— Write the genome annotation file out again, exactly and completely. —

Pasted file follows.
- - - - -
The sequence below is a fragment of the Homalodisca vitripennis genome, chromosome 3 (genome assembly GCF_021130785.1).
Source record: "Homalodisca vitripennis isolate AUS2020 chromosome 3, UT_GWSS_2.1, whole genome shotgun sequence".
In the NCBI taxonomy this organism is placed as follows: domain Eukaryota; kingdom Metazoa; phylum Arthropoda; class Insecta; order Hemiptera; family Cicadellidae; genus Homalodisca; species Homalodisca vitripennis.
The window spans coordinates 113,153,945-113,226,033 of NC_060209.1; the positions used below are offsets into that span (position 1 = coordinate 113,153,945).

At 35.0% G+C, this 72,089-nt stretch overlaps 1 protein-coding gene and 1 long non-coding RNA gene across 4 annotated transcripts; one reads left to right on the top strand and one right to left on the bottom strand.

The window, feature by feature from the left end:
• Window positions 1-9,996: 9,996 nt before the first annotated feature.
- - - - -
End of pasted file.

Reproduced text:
The sequence below is a fragment of the Homalodisca vitripennis genome, chromosome 3 (genome assembly GCF_021130785.1).
Source record: "Homalodisca vitripennis isolate AUS2020 chromosome 3, UT_GWSS_2.1, whole genome shotgun sequence".
In the NCBI taxonomy this organism is placed as follows: domain Eukaryota; kingdom Metazoa; phylum Arthropoda; class Insecta; order Hemiptera; family Cicadellidae; genus Homalodisca; species Homalodisca vitripennis.
The window spans coordinates 113,153,945-113,226,033 of NC_060209.1; the positions used below are offsets into that span (position 1 = coordinate 113,153,945).

At 35.0% G+C, this 72,089-nt stretch overlaps 1 protein-coding gene and 1 long non-coding RNA gene across 4 annotated transcripts; one reads left to right on the top strand and one right to left on the bottom strand.

The window, feature by feature from the left end:
• Window positions 1-9,996: 9,996 nt before the first annotated feature.